Walk Your Way To Better

walkyourwaytobetterI don’t often sign up for a WOW-Women-on-Writing book blog tour. Not because I don’t read much but because I do read so much that’s work-related, whether it’s mentor texts or books on the writing craft or blog posts or newsletters or webinars—whew! It’s all focused, intentional reading and sometimes, it makes my head hurt. So my non-work reading is rest for my weary mind, usually pure entertainment or meditative. Honestly, those books have to earn their place in the limited space of my brain.

Then I saw Walk Your Way to Better by Joyce Shulman and it called to me. And here is what it said, “You’re already walking and you’re all for being better so here’s a book you need to take the time to read.” And so I read and contemplated as I walked; I made some notes, too. But I must confess that I haven’t finished this book yet. And I think Joyce would be fine with that because this is not the kind of book you speed read; this is a book where you read and walk and think and journal. Maybe you skip one of the 99 walks that doesn’t pertain to you or maybe you spend a whole week thinking about one particular topic. Or maybe you don’t walk so much as relax for a few minutes while you’re on the lounge chair on your back deck and getting your vitamin D when a sudden realization from Walk #27 hits you.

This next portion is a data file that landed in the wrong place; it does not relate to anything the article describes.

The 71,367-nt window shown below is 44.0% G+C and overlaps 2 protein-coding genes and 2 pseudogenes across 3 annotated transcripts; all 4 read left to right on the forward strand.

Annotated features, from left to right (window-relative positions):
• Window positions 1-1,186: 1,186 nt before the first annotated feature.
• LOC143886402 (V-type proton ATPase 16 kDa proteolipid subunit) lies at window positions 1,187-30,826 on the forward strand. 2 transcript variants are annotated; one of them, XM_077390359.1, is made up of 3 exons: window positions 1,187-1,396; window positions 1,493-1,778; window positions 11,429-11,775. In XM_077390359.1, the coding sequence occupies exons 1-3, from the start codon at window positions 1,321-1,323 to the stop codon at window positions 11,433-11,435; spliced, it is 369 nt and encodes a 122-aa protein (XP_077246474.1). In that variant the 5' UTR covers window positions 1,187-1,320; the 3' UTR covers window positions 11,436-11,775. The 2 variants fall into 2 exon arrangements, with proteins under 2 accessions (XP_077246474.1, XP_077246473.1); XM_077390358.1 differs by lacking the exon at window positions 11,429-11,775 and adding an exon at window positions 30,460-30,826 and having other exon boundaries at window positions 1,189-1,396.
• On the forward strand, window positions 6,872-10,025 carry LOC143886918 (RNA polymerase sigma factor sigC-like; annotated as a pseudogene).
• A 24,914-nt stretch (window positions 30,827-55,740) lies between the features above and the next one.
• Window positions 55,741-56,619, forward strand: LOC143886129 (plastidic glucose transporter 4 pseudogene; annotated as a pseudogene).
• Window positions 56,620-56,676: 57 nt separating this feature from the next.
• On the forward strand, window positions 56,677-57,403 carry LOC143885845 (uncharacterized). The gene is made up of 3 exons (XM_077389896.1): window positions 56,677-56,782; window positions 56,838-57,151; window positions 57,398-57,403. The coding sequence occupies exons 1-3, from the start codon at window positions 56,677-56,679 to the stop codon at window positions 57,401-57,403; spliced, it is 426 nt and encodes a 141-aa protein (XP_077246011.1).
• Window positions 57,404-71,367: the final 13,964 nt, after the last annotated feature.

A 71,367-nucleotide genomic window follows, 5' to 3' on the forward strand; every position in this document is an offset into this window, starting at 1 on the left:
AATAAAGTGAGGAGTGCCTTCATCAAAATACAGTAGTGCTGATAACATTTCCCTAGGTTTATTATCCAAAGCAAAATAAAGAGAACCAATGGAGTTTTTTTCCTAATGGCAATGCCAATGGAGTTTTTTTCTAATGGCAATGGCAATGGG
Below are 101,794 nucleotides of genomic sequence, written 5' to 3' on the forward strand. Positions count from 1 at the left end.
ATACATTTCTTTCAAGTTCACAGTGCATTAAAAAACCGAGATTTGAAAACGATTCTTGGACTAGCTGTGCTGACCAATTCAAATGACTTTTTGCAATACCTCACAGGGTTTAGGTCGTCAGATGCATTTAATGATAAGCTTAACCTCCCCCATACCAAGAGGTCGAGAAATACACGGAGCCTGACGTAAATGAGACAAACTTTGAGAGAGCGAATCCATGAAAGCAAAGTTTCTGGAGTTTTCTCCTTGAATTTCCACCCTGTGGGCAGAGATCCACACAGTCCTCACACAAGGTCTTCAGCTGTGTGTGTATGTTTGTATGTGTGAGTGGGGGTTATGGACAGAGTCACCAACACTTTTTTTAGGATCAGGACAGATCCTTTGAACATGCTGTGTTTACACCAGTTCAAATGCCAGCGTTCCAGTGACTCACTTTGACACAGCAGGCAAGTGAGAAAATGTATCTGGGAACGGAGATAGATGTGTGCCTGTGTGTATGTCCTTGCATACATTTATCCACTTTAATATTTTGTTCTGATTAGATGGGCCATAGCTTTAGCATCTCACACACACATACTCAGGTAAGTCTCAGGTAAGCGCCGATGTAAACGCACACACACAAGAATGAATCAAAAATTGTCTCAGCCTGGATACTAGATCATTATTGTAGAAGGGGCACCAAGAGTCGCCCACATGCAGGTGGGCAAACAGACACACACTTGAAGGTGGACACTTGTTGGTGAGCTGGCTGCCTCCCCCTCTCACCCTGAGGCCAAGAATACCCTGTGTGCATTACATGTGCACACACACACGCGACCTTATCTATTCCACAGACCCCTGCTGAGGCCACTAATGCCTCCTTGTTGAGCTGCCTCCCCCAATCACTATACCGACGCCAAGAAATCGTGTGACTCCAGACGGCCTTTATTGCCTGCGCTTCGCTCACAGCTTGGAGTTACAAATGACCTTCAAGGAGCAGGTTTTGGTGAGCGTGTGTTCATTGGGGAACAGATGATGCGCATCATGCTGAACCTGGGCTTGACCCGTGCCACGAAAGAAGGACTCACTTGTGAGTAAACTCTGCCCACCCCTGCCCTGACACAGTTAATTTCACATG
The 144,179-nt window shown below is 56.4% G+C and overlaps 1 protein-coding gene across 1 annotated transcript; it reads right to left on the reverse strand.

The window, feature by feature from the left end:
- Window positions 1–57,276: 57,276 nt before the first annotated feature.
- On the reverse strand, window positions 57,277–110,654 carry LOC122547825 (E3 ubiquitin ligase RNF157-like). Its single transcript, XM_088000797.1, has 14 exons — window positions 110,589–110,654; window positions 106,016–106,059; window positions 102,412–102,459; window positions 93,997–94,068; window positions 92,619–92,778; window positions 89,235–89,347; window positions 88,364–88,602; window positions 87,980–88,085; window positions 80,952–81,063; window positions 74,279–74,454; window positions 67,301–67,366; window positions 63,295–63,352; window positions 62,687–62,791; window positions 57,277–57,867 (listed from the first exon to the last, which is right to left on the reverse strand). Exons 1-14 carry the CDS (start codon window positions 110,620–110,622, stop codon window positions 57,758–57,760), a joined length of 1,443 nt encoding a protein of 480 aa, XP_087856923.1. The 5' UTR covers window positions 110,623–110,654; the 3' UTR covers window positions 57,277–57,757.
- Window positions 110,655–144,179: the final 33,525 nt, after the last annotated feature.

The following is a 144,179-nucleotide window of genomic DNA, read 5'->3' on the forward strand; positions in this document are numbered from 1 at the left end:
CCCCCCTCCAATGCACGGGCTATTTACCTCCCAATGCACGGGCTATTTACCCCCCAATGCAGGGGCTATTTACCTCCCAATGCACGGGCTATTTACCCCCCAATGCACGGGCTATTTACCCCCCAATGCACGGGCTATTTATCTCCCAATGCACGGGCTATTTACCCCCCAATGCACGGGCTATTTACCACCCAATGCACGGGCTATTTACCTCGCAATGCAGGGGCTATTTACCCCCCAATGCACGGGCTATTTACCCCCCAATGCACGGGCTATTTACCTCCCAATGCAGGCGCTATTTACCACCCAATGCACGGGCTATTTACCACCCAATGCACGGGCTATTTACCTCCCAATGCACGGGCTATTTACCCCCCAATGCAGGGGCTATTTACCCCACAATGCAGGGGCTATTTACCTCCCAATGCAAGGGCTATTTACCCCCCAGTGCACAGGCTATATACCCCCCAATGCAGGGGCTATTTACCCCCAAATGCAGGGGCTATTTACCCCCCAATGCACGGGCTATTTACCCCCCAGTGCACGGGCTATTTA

The point is, Walk Your Way to Better is an individual experience. For you, it could be a speedy jaunt, while for me, it was—and is—more of a wandering ramble. But I’m far enough through the journey to share a review: